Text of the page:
The purpose of this Healing Circle is to provide a space where you can do the work you need to do for yourself. You may have recently lost someone precious to you, you may be grieving what could have been, have experienced trauma, a dramatic life transition, a betrayal or serious disappointment, or maybe you are struggling to give yourself compassion right now. This will be an evening dedicated to the wounded, and we have all been wounded by something. We will “make the quiet” necessary to feel, weep, explore, or connect—whatever feels necessary to honor your loss. Because of the very intimate nature of the work being done, when you are asked to share, you have the option to do so silently if you prefer, and we will hold the space and wait with you until you have done the work you need to do.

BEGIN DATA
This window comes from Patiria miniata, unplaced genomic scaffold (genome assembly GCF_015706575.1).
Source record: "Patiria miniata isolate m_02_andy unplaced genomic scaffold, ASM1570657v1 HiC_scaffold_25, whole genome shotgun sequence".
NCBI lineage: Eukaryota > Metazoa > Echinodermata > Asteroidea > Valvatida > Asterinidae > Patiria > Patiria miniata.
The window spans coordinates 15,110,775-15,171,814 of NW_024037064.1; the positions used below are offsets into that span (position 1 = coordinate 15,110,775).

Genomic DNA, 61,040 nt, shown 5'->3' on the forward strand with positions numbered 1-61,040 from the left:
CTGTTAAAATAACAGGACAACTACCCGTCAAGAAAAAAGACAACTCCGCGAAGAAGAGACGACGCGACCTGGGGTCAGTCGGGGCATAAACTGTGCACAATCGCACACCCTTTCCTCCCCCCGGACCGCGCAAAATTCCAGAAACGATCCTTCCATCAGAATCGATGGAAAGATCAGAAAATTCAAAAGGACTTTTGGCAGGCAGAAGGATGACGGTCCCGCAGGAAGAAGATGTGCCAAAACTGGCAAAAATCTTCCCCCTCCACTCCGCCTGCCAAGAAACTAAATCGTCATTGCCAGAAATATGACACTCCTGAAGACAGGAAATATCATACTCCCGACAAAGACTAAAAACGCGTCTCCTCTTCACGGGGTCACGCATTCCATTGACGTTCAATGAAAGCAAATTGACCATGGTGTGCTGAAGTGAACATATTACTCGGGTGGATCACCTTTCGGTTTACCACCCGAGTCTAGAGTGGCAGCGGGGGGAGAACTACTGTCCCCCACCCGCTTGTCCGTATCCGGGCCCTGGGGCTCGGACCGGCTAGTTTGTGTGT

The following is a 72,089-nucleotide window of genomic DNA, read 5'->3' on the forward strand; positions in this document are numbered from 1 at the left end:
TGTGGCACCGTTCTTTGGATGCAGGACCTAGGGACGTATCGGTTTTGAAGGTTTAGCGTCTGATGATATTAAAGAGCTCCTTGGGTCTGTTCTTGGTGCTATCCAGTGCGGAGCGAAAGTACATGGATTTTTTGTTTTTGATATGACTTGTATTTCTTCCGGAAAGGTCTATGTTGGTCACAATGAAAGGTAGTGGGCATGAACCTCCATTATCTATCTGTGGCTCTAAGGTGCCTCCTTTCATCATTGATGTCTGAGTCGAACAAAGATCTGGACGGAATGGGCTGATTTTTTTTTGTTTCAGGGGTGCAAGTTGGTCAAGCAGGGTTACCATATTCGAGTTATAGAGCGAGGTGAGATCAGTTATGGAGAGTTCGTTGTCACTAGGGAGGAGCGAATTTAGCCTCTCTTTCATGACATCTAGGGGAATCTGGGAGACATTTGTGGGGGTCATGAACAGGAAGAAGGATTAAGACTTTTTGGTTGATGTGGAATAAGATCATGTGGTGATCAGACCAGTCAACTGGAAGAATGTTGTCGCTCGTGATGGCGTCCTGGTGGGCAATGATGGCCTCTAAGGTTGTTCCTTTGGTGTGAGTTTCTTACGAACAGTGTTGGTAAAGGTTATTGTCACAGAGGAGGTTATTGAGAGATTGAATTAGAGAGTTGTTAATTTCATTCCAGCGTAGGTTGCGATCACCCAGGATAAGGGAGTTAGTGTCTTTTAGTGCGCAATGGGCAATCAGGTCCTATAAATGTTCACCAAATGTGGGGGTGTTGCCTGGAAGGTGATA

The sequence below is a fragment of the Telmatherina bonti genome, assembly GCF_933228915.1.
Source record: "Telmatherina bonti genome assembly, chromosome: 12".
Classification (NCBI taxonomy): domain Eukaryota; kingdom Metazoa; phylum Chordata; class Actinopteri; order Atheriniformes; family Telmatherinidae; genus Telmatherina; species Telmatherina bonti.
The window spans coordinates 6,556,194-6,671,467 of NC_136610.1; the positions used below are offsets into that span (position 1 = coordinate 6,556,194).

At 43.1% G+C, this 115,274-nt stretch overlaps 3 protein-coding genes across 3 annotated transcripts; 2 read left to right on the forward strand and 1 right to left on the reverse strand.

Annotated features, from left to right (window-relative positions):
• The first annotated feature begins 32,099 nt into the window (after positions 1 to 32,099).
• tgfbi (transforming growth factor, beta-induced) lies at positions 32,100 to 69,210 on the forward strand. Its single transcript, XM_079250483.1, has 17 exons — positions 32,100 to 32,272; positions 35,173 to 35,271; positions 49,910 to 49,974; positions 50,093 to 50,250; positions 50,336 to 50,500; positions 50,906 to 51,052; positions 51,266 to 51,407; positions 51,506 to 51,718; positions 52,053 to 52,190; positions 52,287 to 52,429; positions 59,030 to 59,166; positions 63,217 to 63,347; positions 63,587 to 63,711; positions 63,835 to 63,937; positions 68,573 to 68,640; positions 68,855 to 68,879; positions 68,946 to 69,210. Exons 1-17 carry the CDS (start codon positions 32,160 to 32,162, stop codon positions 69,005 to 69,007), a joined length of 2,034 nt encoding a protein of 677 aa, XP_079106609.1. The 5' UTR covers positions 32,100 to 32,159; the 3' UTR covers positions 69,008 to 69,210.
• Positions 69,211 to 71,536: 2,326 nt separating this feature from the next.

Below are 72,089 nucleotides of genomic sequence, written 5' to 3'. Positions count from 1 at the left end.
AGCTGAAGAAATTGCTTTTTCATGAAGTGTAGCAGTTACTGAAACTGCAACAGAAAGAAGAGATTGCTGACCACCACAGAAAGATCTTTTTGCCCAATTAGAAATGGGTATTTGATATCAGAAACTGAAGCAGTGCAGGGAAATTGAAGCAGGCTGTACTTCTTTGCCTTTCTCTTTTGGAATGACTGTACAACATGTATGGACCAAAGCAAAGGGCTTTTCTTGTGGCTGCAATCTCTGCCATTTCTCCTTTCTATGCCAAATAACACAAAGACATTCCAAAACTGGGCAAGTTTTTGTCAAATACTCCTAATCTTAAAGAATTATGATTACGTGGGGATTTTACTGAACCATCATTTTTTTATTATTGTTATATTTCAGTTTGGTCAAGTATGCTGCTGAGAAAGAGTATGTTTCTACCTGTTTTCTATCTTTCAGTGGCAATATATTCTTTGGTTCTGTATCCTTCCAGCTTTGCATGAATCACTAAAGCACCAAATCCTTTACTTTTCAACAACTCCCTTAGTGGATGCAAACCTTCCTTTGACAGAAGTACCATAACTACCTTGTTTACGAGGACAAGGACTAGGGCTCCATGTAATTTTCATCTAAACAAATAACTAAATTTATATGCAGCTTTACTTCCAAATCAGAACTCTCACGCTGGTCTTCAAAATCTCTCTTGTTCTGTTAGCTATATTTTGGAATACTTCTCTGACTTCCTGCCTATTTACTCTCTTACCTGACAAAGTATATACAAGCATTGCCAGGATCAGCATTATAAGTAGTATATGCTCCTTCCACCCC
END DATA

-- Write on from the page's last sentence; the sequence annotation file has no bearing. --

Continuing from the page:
A healing circle has the power to evoke very deep emotions. Should anyone in the circle feel the need to release tears, we ask that you please not touch them or offer them a tissue unless they ask for that. Though well-intended, offerings of comfort can actually shut down a wonderful release process. This healing circle is a no-fault ritual, so please don’t be concerned if you’ve never been to a healing circle before. In this safe and sacred circle, ALL your contributions will be honored."